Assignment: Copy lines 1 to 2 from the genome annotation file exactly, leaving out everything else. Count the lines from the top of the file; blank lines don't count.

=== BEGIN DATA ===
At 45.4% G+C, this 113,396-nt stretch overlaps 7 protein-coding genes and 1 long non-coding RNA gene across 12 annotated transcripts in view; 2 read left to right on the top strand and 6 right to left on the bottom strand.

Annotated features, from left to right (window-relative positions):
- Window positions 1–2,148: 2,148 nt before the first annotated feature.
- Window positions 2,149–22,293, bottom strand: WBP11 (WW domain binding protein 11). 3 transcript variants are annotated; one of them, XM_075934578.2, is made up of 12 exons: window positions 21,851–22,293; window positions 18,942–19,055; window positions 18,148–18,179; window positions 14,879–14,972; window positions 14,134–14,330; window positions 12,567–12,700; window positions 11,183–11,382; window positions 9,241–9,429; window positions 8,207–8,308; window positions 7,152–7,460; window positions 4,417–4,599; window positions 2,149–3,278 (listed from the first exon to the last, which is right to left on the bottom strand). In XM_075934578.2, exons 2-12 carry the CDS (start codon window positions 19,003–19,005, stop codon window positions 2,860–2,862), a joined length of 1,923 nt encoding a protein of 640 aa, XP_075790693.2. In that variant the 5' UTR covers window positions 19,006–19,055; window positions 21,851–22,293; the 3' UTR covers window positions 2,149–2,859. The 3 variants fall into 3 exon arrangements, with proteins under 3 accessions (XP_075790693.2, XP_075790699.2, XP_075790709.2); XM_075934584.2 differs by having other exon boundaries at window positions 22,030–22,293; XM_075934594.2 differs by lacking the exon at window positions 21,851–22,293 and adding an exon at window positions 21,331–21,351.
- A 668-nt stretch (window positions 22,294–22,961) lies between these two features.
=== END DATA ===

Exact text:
At 45.4% G+C, this 113,396-nt stretch overlaps 7 protein-coding genes and 1 long non-coding RNA gene across 12 annotated transcripts in view; 2 read left to right on the top strand and 6 right to left on the bottom strand.

Annotated features, from left to right (window-relative positions):